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Bible Engagement in Small Groups

Getting together with a micro-community of believers to read/hear God’s Word is an effective way to get to know God and understand how to live in a vibrant relationship with Him. Here are ten ways to strengthen Bible engagement in small groups:

Bathe everything in prayer. Pray before, after and during the time spent together. When you begin, pray something like, “God we’re going to be reading your Word. Help us to engage it actively, but also to listen attentively. You are the Teacher and we’re your students. Please convict, guide and transform us. Amen.” For the duration of the gathering be prepared to stop the dialogue to pray the Scriptures into personal needs or situations. When you close, pray something like, “Thank you Lord for the way we’ve met you in and through your Word. Help us apply your Word in everything we say and do. For your honour and glory. Amen.

Get to know each other. Create time and space for building relationships. Strong relationships are needed for heartfelt/meaningful dialogue. Foster an environment that’s friendly, respectful, and builds trust. Look for practical ways to love, encourage, and celebrate life together.

Read the Bible in multi-sensory ways. Be creative and three-dimensional, i.e., move beyond the printed page. For example, when reading about the Lord’s Supper/Eucharist/Communion in 1 Corinthians 11, have a fresh loaf baking in a bread maker so that the smell pervades the air. When you finish reading the passage, eat the bread while discussing the text.

Teach public reading of Scripture. When we read the Bible together we should aim to read it well. Some basic instruction will help people read more confidently and meaningfully. For more information check out the Bible Engagement Blog post, Reading the Bible Publicly.

Don’t reduce the Bible to a sourcebook for finding the right answers. The purpose of a small group Bible study should never be ‘knowledge about the Bible’. Bible knowledge isn’t an end in itself, nor is it a means to an end. The aim isn’t right answers, it’s knowing the One who is the answer. Interact with God’s Story in ways that our stories (as individuals and as a group) are formed and transformed by His Story.

Use open-ended questions. Allowing the formulation of any answer, rather than a selection from a set of predetermined possible answers, will help people press into God’s Word. Ask questions like, “What stood out for you?”, “Did it raise any questions for you?”, “Do you see the Father, Son or Holy Spirit in the text?”, or “Why is this in the Bible?” As a discussion progresses, direct people back into the Word. Ask, “Where do you see that in Scripture?”, or “Is there something in the text that informed your perspective?”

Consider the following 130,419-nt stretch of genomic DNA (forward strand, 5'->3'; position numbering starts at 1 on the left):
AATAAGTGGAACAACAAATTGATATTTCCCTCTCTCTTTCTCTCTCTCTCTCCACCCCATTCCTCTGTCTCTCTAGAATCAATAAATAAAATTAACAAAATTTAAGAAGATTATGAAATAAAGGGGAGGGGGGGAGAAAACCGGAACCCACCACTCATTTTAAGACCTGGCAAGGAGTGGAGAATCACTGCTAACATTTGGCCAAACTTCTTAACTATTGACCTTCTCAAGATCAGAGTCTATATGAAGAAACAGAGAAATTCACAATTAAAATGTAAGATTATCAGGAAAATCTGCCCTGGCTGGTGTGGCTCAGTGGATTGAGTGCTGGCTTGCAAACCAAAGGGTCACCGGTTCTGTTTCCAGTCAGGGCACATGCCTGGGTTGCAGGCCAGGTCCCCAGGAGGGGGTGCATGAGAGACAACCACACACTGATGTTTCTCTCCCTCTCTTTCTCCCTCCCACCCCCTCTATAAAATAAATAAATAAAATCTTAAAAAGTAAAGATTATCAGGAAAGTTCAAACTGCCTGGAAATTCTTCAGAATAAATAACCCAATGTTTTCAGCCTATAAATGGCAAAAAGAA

Make the main thing the main thing. Spend more time reading the Bible than reading books, commentaries, curriculum, or study guides about the Bible. It’s not a Bible study if the main thing is reading someone’s book about the Bible, listening to someone preach/teach on a topic from the Bible, or watching a video series about the Bible! God’s Word, read/heard, should be the primary text/content, and the Holy Spirit should be the ultimate teacher.

Discuss the uncomfortable/difficult passages. Be prepared to struggle with the ‘hard’ Scriptures, even when you don’t find satisfactory explanations. Wrestle with different points of view in a respectful and mature way.

Aim to read/hear the Scripture through the voices/ears of the whole group. Recognise how your own view of Scripture is limited, and that the fullness of Bible reading comes into its own when God speaks through different people.

Listen beyond your traditional theological grid. Allow God’s Word to challenge your presuppositions. Be humble. Be aware of the limitations of your insight and understanding. Be open to how God works mysteriously and powerfully, in and through His Word, to redeem and restore your life, and the lives of everyone in the group.

Using different methodologies may also be helpful. Try implementing one of these strategies:

The “Book Club” approach. Ask group members to read a whole book of the Bible prior to getting together, or read a big chunk when you are together (an entire story). Then open it up for dialogue. Discuss the writers intent, themes, plot, characters, what people liked or didn’t like, and so on.

The “Visual Arts” approach. Read a portion of Scripture, then view art forms (from different cultures and centuries) such as ceramics, drawings, paintings, sculptures, stained glass, wood carvings, and such, that illustrate the text. Discuss the artists context, how s/he interprets the biblical narrative/event, and how it may or may not be true to the text.

What would you add? Share your tips for strengthening Bible engagement in small groups.

© Scripture Union Canada 2017